Not only inter religious, I support cross national/cultural/racial marriages. Time, we got over our differences. I feel more Indian women should go out their race to marry. Patriarchal men have no incentive to change because there is more pressure on the women to get a guy and that too with minimal effort. Doing this would make them improve for sure 🙂 Break the cycle!

      I am not aware of the different marriage acts in indian constitution but now i do not see a need for different acts for different religions. Marriage is something legal. As long as they hae a govt. certificate & way of tracking, why do they need so many marriage acts? Cut down on the constitution and acts and be effective on the few acts that we have.


  8. I never understood what is the use of Religion in all Govt Forms …Also whats the problem with a No Religion status ? If everyone has problems at least those people with No Religion staus will get uniform civil code.


    • firstly,religion should not be given importance legally…….no where government should mention or ask for religion…..and even in schools religion of a child should not be made compulsory……as they usually mention while taking admissions as well as in leaving certificate………no minority no superior religions……then only the competition among people of different religion will stop…..this will help the couples of interfaith marriage to bring up their children without religious barriers or conversions…….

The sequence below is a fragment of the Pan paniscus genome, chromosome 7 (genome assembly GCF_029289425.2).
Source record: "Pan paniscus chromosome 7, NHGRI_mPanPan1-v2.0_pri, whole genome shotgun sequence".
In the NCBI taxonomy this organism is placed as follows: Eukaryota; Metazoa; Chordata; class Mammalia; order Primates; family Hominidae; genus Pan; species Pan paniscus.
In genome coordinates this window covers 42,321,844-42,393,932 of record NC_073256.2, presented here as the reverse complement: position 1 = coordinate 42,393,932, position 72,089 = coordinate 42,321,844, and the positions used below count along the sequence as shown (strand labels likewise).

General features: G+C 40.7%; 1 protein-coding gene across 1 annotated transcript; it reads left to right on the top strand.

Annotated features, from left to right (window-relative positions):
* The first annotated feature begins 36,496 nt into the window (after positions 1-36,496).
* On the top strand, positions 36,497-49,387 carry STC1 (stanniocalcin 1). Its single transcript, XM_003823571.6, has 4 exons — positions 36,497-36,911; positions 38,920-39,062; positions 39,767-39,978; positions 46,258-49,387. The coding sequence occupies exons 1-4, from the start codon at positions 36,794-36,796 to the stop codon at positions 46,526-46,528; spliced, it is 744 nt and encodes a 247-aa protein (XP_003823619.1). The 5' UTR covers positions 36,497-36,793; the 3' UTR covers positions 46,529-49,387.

9. This is all about allowing people to be individuals and not conform to a system of hierarchy. If we simply let each other be, rather than expecting the woman (or man) to ‘adjust’ into the other’s ‘culture’, this is not a complicated issue. If we don’t let each other be, then simple differences like diets can become a tool of oppression even when marrying in the same religion.

    I agree that that communalism and patriarchy will be death a huge blow by inter-religious and even inter-caste marriages. The oppressive caste system will simply break down if inter-caste marriages become the norm. Also I think if inter-religious marriages take off in a huge way (without pressure on the woman or man to convert), religious extremism and fundamentalism will become less prevalent. All good things, if you ask me. 🙂


  10. To me god is god, As long as you stick to your beliefs and let him/her stick to their choice i don’t see any issues. What i dont get are the idiots who fall in love and go after someone of a different religion but after marriage cannot tolerate that , if you want to change your partner then he/she is not the one for you . simple.

    As for parents opposing inter-religious marriage , they need to learn not to force their ideas on other adults ( even their kids) , But it’s mostly i feel the fact that you didnt ask them to pick your spouse, their fear of looking bad in societies eyes that makes them disapprove, and indian parents are conditioned to expect 100% obedience from a child, the great indian ponzi scheme and the older is smarter logic in play . 🙂